You're constantly weighing that with the balancing act of the health of the public and the needs of the community. So that's why I love being in family medicine and primary care. We're constantly grappling with that exact tension, the individual in your exam room versus what's best for society. The climate crisis intersects and transcends all of that in ways that many of the issues that we deal with—as important as they are—just can't or don't or won't, and that's just the reality.

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AMA: Does seeing differences in air quality during the “stay home, save lives” early part of the COVID-19 pandemic play a role in more awareness for climate change?

Dr. Abraham: Even during the 2022 AMA Annual Meeting, we were watching in parts of India and Pakistan with excessive, extreme heats. You always hear it framed as once in a lifetime, once in 100 years, once in 10,000-year events, but they're happening so frequently. And yet, we saw during COVID how much our air quality improved and how when we all play our part. We really can change the course of human history.

In this case, it is that existential. We are debating whether our species will survive this ecological disaster—an event no different than that which wiped out dinosaurs from this planet. If we cross over certain thresholds, we will be in points of no return for our species and for many other species and life on this planet.

What is critical, and troubling, is that we have so much control over it. That's what's so hard about trying to help people understand. As I talk to a lot of people, not only to physicians and members at the AMA, within organized medicine here in California and L.A. County, I'm always having to remind people that this isn't just about polar bears and tree planting in wealthy neighborhoods and increasing property values.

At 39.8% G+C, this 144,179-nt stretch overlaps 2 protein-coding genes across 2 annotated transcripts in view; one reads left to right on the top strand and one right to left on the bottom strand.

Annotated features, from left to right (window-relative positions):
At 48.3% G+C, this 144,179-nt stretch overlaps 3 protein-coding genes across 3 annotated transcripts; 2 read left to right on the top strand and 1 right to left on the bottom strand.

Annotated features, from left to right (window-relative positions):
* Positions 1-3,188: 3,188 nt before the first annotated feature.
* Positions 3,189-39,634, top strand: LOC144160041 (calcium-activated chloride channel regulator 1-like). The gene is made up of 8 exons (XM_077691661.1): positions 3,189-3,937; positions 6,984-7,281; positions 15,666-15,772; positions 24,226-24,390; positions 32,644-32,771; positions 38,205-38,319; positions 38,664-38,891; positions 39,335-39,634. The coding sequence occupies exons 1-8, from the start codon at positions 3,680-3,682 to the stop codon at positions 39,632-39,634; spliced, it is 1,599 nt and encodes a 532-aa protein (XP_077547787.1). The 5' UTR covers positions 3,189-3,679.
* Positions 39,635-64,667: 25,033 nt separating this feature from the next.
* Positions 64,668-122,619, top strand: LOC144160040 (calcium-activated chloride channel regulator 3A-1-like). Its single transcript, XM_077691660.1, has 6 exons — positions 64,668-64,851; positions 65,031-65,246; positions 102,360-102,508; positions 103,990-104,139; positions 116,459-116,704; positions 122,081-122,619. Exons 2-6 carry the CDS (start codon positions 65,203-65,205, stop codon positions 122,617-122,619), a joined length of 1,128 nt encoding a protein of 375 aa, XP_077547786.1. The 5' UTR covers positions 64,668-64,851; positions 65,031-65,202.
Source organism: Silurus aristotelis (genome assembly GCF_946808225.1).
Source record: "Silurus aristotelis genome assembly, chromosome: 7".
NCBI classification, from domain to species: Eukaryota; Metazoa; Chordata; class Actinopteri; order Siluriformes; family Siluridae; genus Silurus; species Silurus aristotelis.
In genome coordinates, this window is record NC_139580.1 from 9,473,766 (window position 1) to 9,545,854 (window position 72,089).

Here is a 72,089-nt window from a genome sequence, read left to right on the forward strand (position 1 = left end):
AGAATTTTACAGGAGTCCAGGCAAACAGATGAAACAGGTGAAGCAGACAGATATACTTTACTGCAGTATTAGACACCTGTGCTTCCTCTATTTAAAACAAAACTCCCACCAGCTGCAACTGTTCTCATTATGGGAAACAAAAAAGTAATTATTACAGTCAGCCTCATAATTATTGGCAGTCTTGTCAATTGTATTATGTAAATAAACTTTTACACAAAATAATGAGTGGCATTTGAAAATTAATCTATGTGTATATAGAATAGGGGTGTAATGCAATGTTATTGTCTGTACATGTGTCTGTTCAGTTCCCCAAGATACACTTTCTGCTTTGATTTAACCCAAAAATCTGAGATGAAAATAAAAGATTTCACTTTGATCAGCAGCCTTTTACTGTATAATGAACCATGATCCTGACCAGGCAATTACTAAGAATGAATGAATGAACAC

This is about whether our children will be able to breathe and live lives free of asthma exacerbations, whether we will have food to eat, whether we will have clean water to drink, whether our seniors will suffer the consequences of heat strokes. Those are very real.

My Black and brown patients do and will suffer the most. We know that low-income countries and middle-income countries have the most to lose. They have voices and we want to elevate their voices. But right now, some of the best things that we can do is stand up, sound that alarm and call attention to it. And that's exactly what we did here at the June House of Delegates meeting where we robustly mobilized our house, we mobilized our delegates, we mobilized members of the AMA to boldly declare the climate crisis a public health emergency.

We know we're going to go a lot further if we can frame it in that way, and I hope that we do that—putting these patients at the heart of that work. There are literally people suffering and dying from these consequences and our inaction is part of the problem.